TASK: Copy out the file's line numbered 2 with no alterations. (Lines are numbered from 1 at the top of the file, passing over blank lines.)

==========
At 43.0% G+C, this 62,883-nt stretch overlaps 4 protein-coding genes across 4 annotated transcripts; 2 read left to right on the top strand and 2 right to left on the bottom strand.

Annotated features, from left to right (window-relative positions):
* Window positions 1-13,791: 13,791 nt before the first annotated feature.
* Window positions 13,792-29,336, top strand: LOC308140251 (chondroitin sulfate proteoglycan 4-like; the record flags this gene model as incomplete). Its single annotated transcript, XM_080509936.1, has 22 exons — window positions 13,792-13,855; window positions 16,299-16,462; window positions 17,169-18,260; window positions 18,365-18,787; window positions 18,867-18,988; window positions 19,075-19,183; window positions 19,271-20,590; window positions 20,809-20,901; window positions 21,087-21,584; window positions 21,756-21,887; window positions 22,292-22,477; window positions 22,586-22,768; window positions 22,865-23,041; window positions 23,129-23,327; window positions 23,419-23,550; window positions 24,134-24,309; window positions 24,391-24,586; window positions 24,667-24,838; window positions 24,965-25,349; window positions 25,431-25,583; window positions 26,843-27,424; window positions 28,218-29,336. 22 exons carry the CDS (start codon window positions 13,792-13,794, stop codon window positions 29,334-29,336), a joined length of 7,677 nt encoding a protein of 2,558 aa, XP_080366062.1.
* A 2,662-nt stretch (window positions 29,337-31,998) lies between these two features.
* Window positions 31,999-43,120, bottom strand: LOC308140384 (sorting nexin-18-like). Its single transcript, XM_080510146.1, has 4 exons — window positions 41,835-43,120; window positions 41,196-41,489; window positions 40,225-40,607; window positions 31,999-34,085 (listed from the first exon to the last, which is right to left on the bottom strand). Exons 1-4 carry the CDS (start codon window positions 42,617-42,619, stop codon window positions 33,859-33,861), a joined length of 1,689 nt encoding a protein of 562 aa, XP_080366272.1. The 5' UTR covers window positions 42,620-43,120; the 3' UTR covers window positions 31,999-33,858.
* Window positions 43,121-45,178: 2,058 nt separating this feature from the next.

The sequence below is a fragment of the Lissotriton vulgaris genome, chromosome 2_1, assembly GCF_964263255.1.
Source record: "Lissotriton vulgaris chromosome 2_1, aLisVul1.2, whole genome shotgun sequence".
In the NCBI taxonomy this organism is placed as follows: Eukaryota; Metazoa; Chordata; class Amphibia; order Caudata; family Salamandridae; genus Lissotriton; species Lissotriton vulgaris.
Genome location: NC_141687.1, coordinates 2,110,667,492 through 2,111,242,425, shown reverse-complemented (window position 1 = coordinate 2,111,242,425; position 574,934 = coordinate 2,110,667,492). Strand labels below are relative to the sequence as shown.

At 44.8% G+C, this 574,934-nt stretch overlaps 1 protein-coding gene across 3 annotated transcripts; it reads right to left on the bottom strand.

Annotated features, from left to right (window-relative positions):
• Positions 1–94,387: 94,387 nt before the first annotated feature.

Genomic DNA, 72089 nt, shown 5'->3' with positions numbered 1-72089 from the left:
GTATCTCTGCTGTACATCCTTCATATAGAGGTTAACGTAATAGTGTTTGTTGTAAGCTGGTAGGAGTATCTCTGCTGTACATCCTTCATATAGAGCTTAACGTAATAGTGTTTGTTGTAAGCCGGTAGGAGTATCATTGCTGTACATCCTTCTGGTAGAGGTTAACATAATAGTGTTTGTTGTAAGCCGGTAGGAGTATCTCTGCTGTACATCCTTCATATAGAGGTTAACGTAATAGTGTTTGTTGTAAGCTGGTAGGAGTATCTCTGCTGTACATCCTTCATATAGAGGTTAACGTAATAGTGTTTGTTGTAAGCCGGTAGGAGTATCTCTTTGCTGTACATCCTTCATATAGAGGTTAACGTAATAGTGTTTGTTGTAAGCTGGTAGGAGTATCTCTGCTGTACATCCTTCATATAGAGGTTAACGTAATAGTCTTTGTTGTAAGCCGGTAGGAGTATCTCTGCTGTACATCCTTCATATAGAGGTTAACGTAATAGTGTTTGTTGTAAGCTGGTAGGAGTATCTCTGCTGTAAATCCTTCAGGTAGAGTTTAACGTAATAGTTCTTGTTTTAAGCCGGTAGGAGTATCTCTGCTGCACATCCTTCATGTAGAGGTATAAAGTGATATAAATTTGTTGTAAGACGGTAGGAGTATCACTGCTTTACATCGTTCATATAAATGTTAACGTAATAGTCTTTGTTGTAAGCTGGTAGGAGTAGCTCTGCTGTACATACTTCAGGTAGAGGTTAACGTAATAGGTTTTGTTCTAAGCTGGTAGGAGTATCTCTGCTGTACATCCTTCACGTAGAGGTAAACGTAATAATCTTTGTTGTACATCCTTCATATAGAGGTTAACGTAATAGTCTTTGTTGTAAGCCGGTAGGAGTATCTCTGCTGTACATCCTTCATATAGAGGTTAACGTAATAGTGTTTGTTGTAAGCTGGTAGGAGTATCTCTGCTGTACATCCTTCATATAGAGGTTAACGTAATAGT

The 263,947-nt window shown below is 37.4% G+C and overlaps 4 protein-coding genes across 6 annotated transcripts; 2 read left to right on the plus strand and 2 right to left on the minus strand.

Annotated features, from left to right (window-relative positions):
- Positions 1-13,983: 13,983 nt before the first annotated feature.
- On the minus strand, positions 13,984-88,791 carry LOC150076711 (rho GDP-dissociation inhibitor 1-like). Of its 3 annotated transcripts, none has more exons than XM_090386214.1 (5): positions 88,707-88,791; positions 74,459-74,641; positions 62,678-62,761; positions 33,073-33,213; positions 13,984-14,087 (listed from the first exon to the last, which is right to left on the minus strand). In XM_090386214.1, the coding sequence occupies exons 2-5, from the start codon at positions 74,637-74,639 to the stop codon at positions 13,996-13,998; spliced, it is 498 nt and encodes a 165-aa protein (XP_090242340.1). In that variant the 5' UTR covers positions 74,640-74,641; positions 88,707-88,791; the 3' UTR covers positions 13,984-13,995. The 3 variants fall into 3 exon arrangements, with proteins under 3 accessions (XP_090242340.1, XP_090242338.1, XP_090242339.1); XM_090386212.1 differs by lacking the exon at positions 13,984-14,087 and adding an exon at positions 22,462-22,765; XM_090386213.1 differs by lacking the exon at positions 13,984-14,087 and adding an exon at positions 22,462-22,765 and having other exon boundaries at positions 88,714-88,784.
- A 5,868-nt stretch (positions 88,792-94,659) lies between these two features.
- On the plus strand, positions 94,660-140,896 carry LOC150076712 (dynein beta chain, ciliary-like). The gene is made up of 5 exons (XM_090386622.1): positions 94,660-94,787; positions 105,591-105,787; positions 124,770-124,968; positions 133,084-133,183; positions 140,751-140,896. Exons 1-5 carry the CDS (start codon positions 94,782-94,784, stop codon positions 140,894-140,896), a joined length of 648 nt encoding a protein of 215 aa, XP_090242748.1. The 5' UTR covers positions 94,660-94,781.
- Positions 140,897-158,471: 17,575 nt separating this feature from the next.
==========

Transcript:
Annotated features, from left to right (window-relative positions):